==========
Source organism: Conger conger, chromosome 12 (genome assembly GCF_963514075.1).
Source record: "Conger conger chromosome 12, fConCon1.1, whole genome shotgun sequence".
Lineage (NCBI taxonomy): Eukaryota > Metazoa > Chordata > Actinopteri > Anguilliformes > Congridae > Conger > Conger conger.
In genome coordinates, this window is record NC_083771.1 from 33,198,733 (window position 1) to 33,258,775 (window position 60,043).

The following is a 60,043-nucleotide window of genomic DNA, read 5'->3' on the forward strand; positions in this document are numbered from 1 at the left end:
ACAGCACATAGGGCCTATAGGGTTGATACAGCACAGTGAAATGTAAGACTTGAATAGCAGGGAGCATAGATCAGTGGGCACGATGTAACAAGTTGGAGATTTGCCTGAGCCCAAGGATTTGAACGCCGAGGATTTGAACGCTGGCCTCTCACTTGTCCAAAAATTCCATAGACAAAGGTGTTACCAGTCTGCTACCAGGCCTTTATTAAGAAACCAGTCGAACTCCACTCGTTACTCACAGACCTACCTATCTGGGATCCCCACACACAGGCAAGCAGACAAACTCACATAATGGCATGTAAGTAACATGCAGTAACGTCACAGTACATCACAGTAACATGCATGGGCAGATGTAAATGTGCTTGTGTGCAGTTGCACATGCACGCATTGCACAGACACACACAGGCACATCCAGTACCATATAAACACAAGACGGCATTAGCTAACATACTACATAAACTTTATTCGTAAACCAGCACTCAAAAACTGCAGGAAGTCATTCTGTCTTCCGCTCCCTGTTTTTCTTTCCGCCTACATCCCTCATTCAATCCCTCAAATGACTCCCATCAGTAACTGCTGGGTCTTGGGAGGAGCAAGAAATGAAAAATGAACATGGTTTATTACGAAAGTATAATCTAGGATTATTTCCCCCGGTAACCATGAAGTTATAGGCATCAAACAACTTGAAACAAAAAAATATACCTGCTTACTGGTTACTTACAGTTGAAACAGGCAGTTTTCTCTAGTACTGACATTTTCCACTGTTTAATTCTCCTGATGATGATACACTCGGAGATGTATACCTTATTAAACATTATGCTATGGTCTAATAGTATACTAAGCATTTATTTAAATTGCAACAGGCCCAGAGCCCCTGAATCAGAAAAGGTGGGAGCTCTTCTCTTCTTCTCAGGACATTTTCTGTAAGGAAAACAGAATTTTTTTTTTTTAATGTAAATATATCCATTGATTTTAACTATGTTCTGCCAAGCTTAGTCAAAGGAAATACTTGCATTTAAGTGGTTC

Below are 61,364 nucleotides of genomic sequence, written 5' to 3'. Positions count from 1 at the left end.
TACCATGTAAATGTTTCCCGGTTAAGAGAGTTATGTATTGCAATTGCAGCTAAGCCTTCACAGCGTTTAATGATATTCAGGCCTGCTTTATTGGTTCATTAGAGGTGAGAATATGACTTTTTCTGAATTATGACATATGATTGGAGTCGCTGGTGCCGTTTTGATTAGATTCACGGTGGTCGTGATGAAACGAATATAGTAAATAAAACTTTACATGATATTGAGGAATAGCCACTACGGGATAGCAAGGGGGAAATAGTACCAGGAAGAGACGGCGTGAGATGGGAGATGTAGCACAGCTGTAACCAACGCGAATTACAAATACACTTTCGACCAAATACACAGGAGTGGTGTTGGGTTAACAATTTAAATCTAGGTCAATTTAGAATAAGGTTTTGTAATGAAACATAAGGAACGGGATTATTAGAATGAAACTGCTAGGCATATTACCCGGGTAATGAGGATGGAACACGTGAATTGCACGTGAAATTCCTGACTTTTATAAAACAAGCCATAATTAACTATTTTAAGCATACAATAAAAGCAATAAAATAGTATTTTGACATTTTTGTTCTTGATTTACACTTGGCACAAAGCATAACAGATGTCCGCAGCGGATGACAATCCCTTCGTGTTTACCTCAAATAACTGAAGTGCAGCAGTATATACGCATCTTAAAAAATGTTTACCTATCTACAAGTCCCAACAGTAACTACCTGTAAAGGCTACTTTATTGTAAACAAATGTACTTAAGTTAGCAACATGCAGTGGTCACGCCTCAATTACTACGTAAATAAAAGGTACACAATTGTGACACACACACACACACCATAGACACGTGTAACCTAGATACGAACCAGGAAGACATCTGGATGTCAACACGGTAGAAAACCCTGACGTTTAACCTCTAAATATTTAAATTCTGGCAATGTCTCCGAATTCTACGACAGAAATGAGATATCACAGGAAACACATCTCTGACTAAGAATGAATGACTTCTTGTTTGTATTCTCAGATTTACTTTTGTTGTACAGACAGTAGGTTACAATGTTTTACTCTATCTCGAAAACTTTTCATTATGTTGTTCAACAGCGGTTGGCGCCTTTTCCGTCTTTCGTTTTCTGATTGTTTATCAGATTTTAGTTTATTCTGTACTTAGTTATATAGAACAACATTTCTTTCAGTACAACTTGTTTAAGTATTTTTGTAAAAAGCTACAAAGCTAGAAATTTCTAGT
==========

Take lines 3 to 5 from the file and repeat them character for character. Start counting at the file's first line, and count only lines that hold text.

Lineage (NCBI taxonomy): Eukaryota > Metazoa > Chordata > Actinopteri > Anguilliformes > Congridae > Conger > Conger conger.
In genome coordinates, this window is record NC_083771.1 from 33,198,733 (window position 1) to 33,258,775 (window position 60,043).

The following is a 60,043-nucleotide window of genomic DNA, read 5'->3' on the forward strand; positions in this document are numbered from 1 at the left end: